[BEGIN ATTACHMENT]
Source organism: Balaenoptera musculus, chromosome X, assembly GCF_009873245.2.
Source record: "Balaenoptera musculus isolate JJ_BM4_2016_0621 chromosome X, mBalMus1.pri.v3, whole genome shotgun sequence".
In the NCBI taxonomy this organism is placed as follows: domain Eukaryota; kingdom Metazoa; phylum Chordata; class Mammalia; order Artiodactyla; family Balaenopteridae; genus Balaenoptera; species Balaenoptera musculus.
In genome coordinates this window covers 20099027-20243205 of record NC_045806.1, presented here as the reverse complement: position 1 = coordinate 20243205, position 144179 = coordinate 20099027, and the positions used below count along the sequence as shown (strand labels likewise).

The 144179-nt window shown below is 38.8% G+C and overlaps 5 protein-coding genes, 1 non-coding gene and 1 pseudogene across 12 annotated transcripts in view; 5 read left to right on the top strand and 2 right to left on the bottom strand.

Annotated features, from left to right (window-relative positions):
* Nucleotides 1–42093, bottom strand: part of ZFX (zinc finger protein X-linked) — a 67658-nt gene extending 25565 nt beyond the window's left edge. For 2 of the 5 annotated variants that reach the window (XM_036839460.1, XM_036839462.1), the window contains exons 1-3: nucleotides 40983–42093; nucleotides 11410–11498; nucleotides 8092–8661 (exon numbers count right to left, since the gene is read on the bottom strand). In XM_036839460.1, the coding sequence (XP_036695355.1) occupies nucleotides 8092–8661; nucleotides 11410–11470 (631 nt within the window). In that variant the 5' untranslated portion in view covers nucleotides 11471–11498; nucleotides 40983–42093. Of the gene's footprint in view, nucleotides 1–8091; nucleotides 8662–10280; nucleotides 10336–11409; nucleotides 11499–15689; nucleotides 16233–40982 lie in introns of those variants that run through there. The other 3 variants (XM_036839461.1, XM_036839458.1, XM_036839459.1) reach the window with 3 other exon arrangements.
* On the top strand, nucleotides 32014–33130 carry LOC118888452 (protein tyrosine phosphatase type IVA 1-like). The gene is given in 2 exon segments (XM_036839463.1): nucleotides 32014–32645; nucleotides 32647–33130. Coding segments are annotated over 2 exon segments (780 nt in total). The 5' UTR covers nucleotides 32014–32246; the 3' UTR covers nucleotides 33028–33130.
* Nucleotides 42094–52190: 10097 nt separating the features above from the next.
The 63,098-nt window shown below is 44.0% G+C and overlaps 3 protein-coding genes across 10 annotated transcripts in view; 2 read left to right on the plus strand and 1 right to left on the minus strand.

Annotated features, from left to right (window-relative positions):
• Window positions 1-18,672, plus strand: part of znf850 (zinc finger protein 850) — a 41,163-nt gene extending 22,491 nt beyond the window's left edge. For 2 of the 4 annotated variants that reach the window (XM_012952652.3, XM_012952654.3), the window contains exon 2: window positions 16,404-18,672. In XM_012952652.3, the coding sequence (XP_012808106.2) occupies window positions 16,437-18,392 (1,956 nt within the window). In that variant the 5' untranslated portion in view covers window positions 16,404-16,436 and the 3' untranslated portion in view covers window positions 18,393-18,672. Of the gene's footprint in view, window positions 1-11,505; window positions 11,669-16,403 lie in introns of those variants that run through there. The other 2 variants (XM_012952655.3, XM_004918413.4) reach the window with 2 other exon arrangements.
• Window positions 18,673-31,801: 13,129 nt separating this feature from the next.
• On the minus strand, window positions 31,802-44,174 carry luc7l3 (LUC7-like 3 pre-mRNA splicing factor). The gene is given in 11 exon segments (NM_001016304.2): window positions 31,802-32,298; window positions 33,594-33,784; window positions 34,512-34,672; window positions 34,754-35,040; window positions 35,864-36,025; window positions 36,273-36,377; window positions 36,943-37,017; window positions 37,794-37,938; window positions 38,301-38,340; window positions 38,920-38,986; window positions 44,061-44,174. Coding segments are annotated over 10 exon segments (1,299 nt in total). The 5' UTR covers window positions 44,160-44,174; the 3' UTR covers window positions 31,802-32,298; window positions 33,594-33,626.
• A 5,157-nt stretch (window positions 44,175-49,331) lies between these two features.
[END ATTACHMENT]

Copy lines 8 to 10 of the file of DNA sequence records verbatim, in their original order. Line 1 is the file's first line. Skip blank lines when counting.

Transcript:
* On the top strand, nucleotides 32014–33130 carry LOC118888452 (protein tyrosine phosphatase type IVA 1-like). The gene is given in 2 exon segments (XM_036839463.1): nucleotides 32014–32645; nucleotides 32647–33130. Coding segments are annotated over 2 exon segments (780 nt in total). The 5' UTR covers nucleotides 32014–32246; the 3' UTR covers nucleotides 33028–33130.
* Nucleotides 42094–52190: 10097 nt separating the features above from the next.
The 63,098-nt window shown below is 44.0% G+C and overlaps 3 protein-coding genes across 10 annotated transcripts in view; 2 read left to right on the plus strand and 1 right to left on the minus strand.